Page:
That is in stark contrast to their D.C.-based political superiors, who seem rather blasé about the whole thing. Again, Title 42 is set to end on May 23, and DHS headquarters still has no plan, aside from sending “volunteers” to help with processing and care.
Landowners and Local Cops Feel Abandoned. I also had the opportunity to meet with landowners and local law-enforcement officials in the RGV. Those conversations were not any more upbeat.
Many of the residents in the RGV are descendants of pioneers in the area, settlers who came to the lower gulf and the river before Texas gained its independence from Mexico in 1836 (and well before it joined the Union in 1845).
Several large ranches dot the RGV. Some of the ranchers still raise livestock on the arid land, while some accommodate hunters looking for game. All are affected by migrants who cross the river and head into the bush to elude the fewer than half of the RGV agents who are still working in the field.
Gates are broken by smugglers looking for areas to lay low for a while, and their vehicles set fire to the dry grass (the damage caused by one such brush fire measured in the thousands of acres).
In a more recent development, smugglers are now being apprehended with large numbers of chains and padlocks: They cut the locks on gates and then resecure them so that agents don’t know that they have entered property illegally. They then “squat” and wait days for their “loads”.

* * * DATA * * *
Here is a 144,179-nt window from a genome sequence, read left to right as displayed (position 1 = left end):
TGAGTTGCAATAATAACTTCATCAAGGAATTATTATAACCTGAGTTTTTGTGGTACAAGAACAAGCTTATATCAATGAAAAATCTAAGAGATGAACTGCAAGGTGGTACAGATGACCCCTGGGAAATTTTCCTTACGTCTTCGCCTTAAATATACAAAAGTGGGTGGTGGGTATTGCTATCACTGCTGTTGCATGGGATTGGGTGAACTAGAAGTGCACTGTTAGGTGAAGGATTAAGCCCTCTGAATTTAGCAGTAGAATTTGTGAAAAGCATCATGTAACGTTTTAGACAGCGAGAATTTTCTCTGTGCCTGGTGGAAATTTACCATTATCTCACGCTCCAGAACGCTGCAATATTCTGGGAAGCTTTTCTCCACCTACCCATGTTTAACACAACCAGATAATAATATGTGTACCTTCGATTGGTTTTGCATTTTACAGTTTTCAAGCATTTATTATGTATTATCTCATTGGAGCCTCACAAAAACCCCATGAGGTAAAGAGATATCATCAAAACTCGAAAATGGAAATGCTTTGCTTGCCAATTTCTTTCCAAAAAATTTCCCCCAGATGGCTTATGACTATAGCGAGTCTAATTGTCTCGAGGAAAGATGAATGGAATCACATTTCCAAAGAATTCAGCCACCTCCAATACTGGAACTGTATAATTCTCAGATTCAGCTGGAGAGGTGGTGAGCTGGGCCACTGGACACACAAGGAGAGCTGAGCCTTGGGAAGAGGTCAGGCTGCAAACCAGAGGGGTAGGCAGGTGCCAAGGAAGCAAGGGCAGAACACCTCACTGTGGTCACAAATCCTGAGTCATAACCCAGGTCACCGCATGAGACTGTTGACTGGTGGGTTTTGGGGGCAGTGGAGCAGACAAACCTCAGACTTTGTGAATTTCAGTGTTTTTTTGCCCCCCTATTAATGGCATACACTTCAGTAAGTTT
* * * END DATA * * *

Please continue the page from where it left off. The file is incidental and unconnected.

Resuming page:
Of course, those smugglers don’t transport many of those aliens themselves. Minors and young adults are recruited from as far away as San Antonio and Austin on social media (including Facebook), lured by the prospect of quick money and a “Grand Theft Auto” lifestyle to do the dirty work. Even the cops regretted the fact that those young drivers who are caught and prosecuted have “thrown their lives away”.
Landowners close to the river are in fear for their lives, and the lives of their workers. Well-armed cartel members and smugglers roam the river and the surrounding area, forcing those working (legitimately) in the area to adopt a sort of pantomime that they use to let trespassers know that they don’t pose a threat or want trouble.